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What is a Factory Farm?

A Farmer’s perspective by Katharine Nye: Utah State University Dairy Science & Agricultural Leadership Student. 

Factory farms.  Just those two little words elicit such strong emotions in us, and depending on your perspective, those emotions might be a little bit different.  For some, it might evoke images of confined animals or automated milking machines being attached to cows.  For me, those words are a call to action – a call to share knowledge, perspective, and experience, to talk with people about what life is really like in large-production agriculture.  You see, I am a 5th generation dairy farmer, and I grew up on a 3,000 cow dairy farm.  I’ve been told that my family runs a factory farm, that with such large numbers of cows, it’s impossible to be a family farm.  Did I mention, I’m the 5th generation? Yes, we’ve grown quite a bit since my great-great grandfather started out in a small barn in New England with 4 Guernsey cows.  Growing our herd has meant that more of my family can stay on the farm – often larger operations can support the livelihood of more family members. It has also allowed us to take advantage of advancements in farm technology, monitoring devices, milking equipment, and barn design to improved cow health and longevity as well as our farm’s sustainability.

Katharine Nye

Katharine Nye

According to the National Agriculture Statistics Service, more than 98% of United States farms are family owned. Corporation-owned farms make up less than two percent of the farming landscape in our country.  Just because a farm is big, doesn’t mean that the people who run it don’t care.  In fact, it’s in our very best interest to make sure that the animals in our charge are treated like kings, because unhappy animals don’t produce well.  A cow who is sick can’t make milk.  If my cows were cramped and not fed very well, they wouldn’t make milk, and my family’s livelihood would go down the drain.

But it’s not just about the money.  We genuinely care for our cows.  We like the lifestyle of dairy farming, and we find joy from having happy, healthy cows.  Cows are fun, and we enjoy being around them.  My cows have more people taking care of them than I do.  They have a nutritionist, a hoof care specialist (yes, our cows get pedicures!) two veterinarians, and a team of 6 people to make sure their corrals are clean, dry and fluffy every single day.  Then there’s my family and our employees.  We ensure that the cows are fed a balanced ration twice per day, that they are milked with care, and that they are monitored daily to make sure that no one is sick. In our pregnancy pen, the cows are checked on every half hour to ensure that no new mamas are having problems.  If our cows do get sick, they go to our hospital barn, where they can rest and recover before rejoining the main herd.

Mountain View Dairy

Mountain View Dairy

It takes a lot of people and a lot of coordination to care for 3,000 cows. Each and every single person on my dairy wants to be there.  You have to want to, because the patience and time isn’t always easy to give.  But we do, because we care, it is what my family has wanted for 5 generations. Dairy farming is about caring for the cows and building their trust in me.  It is about creating a sustainable livelihood that is good for our cows, our family, and our community.  Most especially, it’s about making sure that you, my customer, has the safest and tastiest milk that we can possibly provide.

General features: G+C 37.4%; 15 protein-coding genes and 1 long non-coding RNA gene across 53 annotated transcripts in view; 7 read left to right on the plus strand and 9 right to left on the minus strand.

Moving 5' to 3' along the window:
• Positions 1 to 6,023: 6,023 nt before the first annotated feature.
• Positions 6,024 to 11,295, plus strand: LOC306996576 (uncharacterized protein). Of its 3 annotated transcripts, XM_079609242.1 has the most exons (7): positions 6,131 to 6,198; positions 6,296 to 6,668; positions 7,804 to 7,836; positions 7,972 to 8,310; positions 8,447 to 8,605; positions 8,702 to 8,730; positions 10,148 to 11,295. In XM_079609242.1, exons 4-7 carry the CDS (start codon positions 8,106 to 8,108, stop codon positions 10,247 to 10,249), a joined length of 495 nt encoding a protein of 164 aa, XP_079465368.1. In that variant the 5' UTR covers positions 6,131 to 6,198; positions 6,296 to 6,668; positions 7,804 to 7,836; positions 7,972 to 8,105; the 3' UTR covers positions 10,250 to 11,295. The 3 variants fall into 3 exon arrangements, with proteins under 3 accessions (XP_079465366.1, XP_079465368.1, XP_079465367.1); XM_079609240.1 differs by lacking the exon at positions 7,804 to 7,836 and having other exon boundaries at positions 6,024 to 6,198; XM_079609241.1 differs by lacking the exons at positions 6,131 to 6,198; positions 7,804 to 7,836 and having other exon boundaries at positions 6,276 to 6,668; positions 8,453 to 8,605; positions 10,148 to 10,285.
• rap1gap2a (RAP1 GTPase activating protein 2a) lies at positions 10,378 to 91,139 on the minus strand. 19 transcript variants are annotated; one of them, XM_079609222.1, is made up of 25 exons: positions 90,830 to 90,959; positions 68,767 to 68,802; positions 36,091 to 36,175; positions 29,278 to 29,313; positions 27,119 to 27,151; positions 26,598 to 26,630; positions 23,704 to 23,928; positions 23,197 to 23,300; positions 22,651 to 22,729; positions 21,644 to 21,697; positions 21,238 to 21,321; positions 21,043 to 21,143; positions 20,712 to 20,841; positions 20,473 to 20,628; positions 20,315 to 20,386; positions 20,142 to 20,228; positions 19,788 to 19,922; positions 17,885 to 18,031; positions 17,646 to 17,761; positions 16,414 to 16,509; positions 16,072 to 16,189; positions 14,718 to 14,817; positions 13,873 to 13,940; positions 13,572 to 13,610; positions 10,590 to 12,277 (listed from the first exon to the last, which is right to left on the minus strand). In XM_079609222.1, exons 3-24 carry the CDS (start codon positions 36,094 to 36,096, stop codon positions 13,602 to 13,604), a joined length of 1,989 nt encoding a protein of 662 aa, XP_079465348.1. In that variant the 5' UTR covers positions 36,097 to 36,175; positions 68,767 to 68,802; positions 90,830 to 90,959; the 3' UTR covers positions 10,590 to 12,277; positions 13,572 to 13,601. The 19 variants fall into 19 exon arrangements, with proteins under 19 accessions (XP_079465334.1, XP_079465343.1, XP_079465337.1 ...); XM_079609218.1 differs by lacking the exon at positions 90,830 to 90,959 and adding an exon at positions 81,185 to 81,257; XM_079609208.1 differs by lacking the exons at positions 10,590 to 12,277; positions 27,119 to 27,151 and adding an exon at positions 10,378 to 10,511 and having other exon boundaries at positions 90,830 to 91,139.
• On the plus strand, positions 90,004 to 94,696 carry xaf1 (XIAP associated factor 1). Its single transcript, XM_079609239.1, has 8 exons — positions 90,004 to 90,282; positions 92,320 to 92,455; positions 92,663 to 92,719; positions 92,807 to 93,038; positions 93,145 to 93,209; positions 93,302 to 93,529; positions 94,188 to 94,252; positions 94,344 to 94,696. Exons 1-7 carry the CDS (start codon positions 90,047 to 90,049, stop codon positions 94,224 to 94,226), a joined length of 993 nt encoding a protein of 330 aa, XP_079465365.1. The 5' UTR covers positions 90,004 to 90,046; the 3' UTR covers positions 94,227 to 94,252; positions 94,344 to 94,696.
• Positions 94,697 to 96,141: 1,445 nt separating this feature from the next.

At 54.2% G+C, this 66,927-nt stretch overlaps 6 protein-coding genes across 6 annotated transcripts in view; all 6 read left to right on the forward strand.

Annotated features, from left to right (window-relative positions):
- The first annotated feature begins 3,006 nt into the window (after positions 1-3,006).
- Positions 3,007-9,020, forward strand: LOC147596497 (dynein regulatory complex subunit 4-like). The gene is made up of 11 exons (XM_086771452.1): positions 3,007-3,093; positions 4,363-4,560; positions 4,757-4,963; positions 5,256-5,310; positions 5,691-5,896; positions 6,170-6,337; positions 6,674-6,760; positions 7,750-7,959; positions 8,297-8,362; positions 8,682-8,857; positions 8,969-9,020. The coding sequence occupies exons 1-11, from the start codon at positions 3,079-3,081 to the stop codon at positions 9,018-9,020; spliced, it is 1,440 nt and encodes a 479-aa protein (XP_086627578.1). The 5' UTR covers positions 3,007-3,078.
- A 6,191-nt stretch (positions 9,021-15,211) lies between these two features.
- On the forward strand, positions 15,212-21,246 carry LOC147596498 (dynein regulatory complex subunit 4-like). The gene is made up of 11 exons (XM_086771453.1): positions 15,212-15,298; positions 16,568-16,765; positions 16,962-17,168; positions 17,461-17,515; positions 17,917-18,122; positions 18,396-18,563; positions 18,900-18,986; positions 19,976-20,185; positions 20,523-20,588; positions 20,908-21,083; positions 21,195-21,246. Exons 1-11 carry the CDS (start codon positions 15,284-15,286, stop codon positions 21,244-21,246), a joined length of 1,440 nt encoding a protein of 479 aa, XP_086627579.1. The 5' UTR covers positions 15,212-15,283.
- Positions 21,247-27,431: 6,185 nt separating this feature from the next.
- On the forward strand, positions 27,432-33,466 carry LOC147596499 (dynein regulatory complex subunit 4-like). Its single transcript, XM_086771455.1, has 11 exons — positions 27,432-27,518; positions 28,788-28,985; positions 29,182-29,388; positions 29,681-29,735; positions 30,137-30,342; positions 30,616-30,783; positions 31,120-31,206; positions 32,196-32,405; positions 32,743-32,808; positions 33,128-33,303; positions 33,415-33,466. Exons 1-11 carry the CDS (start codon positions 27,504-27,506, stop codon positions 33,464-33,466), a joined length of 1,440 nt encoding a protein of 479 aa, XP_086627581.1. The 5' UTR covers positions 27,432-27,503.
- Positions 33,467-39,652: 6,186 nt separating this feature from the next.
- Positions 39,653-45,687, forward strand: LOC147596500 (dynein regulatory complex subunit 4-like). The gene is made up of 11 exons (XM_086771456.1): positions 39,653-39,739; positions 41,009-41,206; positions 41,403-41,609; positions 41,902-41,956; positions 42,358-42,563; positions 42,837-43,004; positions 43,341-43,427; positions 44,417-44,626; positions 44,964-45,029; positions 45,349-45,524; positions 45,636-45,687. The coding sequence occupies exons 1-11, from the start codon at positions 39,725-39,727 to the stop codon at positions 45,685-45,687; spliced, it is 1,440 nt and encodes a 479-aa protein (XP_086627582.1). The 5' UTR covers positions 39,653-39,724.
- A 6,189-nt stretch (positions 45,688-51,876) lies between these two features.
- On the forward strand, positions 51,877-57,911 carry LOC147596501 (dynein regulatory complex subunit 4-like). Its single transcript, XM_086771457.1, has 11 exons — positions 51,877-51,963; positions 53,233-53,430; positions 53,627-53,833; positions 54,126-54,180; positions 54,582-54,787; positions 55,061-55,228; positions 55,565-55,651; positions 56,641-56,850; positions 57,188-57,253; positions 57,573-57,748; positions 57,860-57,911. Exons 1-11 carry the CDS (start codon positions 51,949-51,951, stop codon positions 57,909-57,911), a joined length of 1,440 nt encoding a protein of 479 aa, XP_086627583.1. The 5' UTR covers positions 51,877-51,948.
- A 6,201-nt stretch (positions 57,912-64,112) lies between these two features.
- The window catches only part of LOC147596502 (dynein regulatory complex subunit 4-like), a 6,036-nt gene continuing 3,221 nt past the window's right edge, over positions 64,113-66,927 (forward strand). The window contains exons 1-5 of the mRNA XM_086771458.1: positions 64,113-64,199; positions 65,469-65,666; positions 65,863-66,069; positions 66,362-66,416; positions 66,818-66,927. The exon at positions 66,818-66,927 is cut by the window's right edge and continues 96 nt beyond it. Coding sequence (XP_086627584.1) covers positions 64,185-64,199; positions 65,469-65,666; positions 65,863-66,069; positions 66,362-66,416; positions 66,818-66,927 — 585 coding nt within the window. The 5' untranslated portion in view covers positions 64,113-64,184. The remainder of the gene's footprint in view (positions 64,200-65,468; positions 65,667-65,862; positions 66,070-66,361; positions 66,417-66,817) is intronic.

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My Experience on the Farm

by Dawn Reed – Utah State Dietetics Student

I recently had the chance to visit the Wisers on the Circle B Dairy in Lewiston, UT and wanted to share my experience…

The Wiser Family - 3 generations on Circle B Dairy

The Wiser Family – 3 generations on Circle B Dairy

This was a great opportunity that let me see the everyday happenings of a dairy farm. I grew up in Idaho and always lived within a mile of some dairy or another, but I’d never been too familiar with how they were actually run. Going to the Circle B Dairy gave me some insight as I was shown the milking parlor and got to see the process from start to finish with some of their cows. I was amazed when I was told that they generally produce 6-8 gallons of milk every day. Brad then discussed with me the daily routine on a dairy farm. To me, the job of a dairy farmer is the definition of  commitment and hard work. There are so many aspects of the job including animal care, development of feed rations, milking the cows, upkeep of the farm, growing crops (seasonally), managing finances, and not getting a single day off all year. I’m so grateful for dairy farmers who are committed to providing the rest of us with quality dairy products through their hard work.

Cody Wiser feeding calves

Cody Wiser feeding calves

Brad continued the tour and taught me about the lifecycle of a dairy cow, what the cows are fed, and how they are cared for. I never realized there was so much science involved in dairy farming! We then walked around the farm, and I got to see where the cows bed down, look at what’s in the food they actually eat, and my personal favorite, got to play with the calves for a few minutes. I thoroughly enjoyed my tour of the Circle B Dairy and felt like I learned so much from this experience. It was a great chance for me to see what really happens on a dairy and to be reminded of where my milk comes from. It strengthened my appreciation for dairy farmers everywhere and made me appreciate all the hard work that goes into a gallon of milk, a block of cheese, butter, yogurt, etc. Thank you to Brad and Cody for taking the time to show me around!

Brad and Cody Wiser

Brad and Cody Wiser